Format

Send to

Choose Destination
See comment in PubMed Commons below
J Lipid Res. 2009 Oct;50(10):2072-82. doi: 10.1194/jlr.M900022-JLR200. Epub 2009 Mar 17.

Dietary sucrose is essential to the development of liver injury in the methionine-choline-deficient model of steatohepatitis.

Author information

1
Department of Pediatrics, University of California, San Francisco, CA 94110, USA.

Abstract

Methionine-choline-deficient (MCD) diets cause steatohepatitis in rodents and are used to study the pathophysiology of fatty liver disease in human beings. The most widely used commercial MCD formulas not only lack methionine and choline but also contain excess sucrose and fat. The objective of this study was to determine whether dietary sucrose in the MCD formula plays a role in the pathogenesis of MCD-related liver disease. We prepared two custom MCD formulas, one containing sucrose as the principal carbohydrate and the other substituting sucrose with starch. Mice fed the sucrose-enriched formula developed typical features of MCD-related liver disease, including hepatic steatosis, hepatocellular apoptosis, alanine aminotransferase elevation, lipid peroxidation, and hepatic inflammation. In contrast, mice fed MCD-starch were significantly protected against liver injury. MCD-sucrose and MCD-starch mice displayed identical diet-related abnormalities in hepatic fatty acid uptake and triglyceride secretion. Hepatic de novo lipogenesis and triglyceride synthesis, however, were 2 times higher in MCD-sucrose mice than MCD-starch mice (P < 0.01). Hepatic lipid analysis revealed accumulation of excess saturated fatty acids in MCD-sucrose mice that correlated with hepatocellular injury. Overall, the results indicate that dietary sucrose is critical to the pathogenesis of MCD-mediated steatohepatitis. They suggest that saturated fatty acids, which are products of de novo lipogenesis, are mediators of hepatic toxicity in this model of liver disease.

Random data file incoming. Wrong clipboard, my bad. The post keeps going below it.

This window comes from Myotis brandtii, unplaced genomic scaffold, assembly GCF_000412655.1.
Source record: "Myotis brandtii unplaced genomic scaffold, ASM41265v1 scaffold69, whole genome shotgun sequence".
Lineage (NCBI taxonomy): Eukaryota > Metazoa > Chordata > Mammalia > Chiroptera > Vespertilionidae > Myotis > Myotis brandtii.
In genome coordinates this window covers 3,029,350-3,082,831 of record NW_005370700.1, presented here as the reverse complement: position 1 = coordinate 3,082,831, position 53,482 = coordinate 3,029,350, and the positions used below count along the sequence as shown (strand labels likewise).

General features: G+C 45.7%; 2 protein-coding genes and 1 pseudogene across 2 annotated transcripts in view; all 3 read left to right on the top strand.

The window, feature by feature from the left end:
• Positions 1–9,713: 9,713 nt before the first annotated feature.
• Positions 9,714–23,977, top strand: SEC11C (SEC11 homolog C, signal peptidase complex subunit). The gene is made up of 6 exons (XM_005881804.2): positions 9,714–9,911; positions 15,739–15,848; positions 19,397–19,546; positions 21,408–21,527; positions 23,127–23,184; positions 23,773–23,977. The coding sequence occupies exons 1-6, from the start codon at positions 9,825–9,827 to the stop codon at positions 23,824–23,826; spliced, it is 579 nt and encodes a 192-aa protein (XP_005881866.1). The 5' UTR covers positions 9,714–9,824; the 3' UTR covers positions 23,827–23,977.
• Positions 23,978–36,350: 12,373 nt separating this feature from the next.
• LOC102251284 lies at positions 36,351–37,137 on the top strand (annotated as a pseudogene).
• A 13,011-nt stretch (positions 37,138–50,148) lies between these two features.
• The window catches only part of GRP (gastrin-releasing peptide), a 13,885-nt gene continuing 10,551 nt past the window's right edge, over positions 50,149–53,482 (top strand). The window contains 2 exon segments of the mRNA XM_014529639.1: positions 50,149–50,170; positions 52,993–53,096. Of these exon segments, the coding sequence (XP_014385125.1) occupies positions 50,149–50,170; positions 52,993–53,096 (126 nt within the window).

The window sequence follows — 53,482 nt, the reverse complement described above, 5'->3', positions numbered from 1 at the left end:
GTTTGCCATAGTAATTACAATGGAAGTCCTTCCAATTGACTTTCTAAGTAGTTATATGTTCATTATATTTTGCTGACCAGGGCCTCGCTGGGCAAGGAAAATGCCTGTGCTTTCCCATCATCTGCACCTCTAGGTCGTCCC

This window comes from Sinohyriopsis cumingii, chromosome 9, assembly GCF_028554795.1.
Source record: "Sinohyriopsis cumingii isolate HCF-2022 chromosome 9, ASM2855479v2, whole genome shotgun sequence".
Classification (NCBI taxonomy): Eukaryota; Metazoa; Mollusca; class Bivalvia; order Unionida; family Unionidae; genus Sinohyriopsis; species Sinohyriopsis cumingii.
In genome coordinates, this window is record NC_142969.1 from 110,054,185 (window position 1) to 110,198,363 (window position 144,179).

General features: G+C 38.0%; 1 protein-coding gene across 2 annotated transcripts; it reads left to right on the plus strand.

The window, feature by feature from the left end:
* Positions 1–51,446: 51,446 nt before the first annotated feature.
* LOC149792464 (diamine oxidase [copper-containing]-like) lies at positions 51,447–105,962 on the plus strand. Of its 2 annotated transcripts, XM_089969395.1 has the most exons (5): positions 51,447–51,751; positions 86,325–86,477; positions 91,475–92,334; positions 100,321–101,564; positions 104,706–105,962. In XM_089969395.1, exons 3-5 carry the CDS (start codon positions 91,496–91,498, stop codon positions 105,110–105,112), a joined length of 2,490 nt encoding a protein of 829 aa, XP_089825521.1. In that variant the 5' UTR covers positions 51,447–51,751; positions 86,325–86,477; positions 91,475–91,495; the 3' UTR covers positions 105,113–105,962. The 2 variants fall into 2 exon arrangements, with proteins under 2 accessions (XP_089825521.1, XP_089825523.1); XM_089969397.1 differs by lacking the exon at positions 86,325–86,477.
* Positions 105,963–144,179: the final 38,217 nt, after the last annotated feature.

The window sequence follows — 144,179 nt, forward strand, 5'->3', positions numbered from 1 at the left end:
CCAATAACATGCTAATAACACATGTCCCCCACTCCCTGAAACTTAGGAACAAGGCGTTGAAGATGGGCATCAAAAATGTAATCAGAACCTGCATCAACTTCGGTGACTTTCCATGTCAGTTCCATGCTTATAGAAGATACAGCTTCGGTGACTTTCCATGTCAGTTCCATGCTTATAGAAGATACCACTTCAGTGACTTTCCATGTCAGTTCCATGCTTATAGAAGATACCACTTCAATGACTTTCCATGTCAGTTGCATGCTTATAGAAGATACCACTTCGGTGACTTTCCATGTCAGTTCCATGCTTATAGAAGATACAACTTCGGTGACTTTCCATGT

PMID:
19295183
PMCID:
PMC2739762
DOI:
10.1194/jlr.M900022-JLR200
[Indexed for MEDLINE]
Free PMC Article
PubMed Commons home

PubMed Commons

0 comments
How to join PubMed Commons

    Supplemental Content

    Full text links

    Icon for HighWire Icon for PubMed Central
    Loading ...
    Support Center